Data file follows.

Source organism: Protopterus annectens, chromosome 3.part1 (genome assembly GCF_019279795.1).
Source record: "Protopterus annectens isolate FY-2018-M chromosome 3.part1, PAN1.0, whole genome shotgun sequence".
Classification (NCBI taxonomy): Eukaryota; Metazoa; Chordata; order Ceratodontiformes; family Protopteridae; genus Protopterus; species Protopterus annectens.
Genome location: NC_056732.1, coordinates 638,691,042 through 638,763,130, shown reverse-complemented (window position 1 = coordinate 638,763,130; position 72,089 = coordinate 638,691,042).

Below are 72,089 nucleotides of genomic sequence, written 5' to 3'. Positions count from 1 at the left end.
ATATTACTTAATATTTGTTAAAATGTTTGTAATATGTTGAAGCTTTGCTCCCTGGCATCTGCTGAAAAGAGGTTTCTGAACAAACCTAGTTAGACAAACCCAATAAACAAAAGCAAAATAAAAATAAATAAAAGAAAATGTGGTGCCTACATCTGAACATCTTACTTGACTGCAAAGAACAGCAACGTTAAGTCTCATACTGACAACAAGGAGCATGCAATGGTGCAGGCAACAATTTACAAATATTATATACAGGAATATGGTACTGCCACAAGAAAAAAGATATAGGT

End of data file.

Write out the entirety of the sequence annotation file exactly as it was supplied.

Source organism: Protopterus annectens, chromosome 3.part1 (genome assembly GCF_019279795.1).
Source record: "Protopterus annectens isolate FY-2018-M chromosome 3.part1, PAN1.0, whole genome shotgun sequence".
Classification (NCBI taxonomy): Eukaryota; Metazoa; Chordata; order Ceratodontiformes; family Protopteridae; genus Protopterus; species Protopterus annectens.
Genome location: NC_056732.1, coordinates 638,691,042 through 638,763,130, shown reverse-complemented (window position 1 = coordinate 638,763,130; position 72,089 = coordinate 638,691,042).

Below are 72,089 nucleotides of genomic sequence, written 5' to 3'. Positions count from 1 at the left end.
ATATTACTTAATATTTGTTAAAATGTTTGTAATATGTTGAAGCTTTGCTCCCTGGCATCTGCTGAAAAGAGGTTTCTGAACAAACCTAGTTAGACAAACCCAATAAACAAAAGCAAAATAAAAATAAATAAAAGAAAATGTGGTGCCTACATCTGAACATCTTACTTGACTGCAAAGAACAGCAACGTTAAGTCTCATACTGACAACAAGGAGCATGCAATGGTGCAGGCAACAATTTACAAATATTATATACAGGAATATGGTACTGCCACAAGAAAAAAGATATAGGT